On the other hand, to use the platform of a national television to say that the army does not have capacity and motivation to deal with the enemy called Boko Haram is not a complimentary statement for the Nigerian State. If it is not corrected, it could embolden the marauders, it could send wrong message to the enemy, the international community and other citizens. It could weaken the collective resolve to deal with the situation; it could dampen the enthusiasm of the military and also cheapen the Nigerian State in the eyes of the international community. To that extent, statements credited to the Presidency, to the effect that what Shettima said was not the correct position of the army is to be expected. The military also came up to denounce that position and all of that must be expected. It is not a personal thing because the government owes Nigeria a duty to defend by words of mouth and action the integrity of the country. It is the wish of the enemy to see that the State is weakened and polarized, but it is also the responsibility of government to dispel all manner of propaganda that do not serve the interest of the country.

The Borno governor made bold to confess that politics is fuelling the insurgency and that, to me, was the kernel of all the tantrums. That was the vital information that all stakeholders must interrogate in order to move closer to solving this matter once and for all.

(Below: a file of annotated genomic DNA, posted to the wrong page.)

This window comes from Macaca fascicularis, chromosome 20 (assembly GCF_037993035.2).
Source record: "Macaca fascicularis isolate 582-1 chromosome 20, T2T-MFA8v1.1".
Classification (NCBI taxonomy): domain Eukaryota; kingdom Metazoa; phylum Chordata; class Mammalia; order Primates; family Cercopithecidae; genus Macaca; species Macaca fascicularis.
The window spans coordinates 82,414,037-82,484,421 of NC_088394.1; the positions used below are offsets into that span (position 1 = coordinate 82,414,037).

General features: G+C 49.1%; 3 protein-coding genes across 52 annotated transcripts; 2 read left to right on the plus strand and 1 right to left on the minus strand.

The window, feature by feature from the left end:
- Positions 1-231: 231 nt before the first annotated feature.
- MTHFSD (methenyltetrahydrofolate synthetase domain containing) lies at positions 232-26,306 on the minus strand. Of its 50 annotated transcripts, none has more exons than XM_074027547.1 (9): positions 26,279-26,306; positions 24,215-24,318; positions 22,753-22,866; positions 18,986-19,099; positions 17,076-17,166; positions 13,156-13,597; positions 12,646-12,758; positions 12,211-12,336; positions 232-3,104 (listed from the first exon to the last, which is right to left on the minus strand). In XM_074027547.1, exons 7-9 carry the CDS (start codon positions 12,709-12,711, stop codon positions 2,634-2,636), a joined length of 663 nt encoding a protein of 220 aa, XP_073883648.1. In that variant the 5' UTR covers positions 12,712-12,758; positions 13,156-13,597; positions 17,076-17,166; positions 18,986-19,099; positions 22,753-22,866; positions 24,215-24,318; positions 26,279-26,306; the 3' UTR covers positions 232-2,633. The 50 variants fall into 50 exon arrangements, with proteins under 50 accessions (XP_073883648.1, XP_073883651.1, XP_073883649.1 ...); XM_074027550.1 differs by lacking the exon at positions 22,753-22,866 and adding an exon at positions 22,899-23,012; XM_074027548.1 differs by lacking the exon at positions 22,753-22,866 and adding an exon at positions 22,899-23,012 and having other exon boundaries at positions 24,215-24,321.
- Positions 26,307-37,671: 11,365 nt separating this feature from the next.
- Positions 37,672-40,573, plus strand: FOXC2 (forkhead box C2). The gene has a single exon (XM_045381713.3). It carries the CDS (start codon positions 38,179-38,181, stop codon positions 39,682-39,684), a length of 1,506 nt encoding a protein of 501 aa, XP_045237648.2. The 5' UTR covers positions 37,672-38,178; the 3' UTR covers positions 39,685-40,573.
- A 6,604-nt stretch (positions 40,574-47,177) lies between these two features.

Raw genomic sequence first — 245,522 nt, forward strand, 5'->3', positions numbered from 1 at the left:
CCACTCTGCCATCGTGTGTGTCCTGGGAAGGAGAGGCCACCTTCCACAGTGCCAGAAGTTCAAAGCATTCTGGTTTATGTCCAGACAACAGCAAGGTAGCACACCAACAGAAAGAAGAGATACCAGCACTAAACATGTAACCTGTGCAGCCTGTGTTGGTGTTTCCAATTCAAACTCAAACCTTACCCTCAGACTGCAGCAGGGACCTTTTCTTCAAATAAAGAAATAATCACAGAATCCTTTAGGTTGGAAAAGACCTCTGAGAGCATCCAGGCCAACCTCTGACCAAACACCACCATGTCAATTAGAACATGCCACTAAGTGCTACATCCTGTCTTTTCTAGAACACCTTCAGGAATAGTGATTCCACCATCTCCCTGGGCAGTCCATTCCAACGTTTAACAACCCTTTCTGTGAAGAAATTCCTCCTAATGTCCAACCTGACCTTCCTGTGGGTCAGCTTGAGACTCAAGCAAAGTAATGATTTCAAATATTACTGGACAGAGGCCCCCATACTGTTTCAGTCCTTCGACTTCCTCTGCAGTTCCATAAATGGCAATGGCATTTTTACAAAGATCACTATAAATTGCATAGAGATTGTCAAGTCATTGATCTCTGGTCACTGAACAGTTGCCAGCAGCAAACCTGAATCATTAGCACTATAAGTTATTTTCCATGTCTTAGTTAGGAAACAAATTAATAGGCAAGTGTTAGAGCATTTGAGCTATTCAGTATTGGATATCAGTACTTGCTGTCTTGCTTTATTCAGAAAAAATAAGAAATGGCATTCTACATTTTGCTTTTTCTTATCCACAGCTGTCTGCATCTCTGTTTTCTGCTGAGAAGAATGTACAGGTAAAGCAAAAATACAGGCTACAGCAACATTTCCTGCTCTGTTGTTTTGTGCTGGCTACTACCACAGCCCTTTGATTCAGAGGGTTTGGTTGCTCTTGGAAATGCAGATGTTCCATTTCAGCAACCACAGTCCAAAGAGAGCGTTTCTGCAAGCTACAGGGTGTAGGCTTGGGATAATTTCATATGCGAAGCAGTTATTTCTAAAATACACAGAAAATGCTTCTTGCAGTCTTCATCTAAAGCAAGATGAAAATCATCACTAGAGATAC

At the inception of the insurgency, it was alleged that Boko Haram was supposed to be a militant wing of the Borno political class under former governor Ali Modu Sherrif. A commissioner in that government, now deceased, was alleged to be the link between that government and the sect. All of that information used to be in the public domain, but not many people will bother to remember because we prefer to cover facts and trade blames.

I remember that the first leader of the original Boko Haram, Mohammed Yussuf, who was killed, allegedly in police custody was not an unknown quantity in the Borno State of that era, as well as Bauchi, where the sect also operated some cells. Therefore, the political origin of Boko Haram, as a follow up to Shettima’s lead might not be obscure. That is if stakeholders are willing to follow that lead.

Recently, Modu Sherrif, who had been out of circulation showed up in a convoy in Maiduguri. Borno indigenes allegedly pelted him with rocks because they see his hands in the trouble they are now swimming. But the State, to the best of my knowledge is yet to debrief Sherrif of all he knows about the politics of Boko Haram. Perhaps, the intelligence departments have done all of that and in line with their trade have refused to brief Nigerians. But following that lead from Shettima, I urge stakeholders to trace the politics behind Boko Haram.